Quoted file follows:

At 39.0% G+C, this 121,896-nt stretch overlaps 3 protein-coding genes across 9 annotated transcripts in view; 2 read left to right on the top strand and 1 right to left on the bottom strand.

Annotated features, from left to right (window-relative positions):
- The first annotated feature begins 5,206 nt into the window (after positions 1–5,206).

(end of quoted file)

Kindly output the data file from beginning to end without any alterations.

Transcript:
At 39.0% G+C, this 121,896-nt stretch overlaps 3 protein-coding genes across 9 annotated transcripts in view; 2 read left to right on the top strand and 1 right to left on the bottom strand.

Annotated features, from left to right (window-relative positions):
- The first annotated feature begins 5,206 nt into the window (after positions 1–5,206).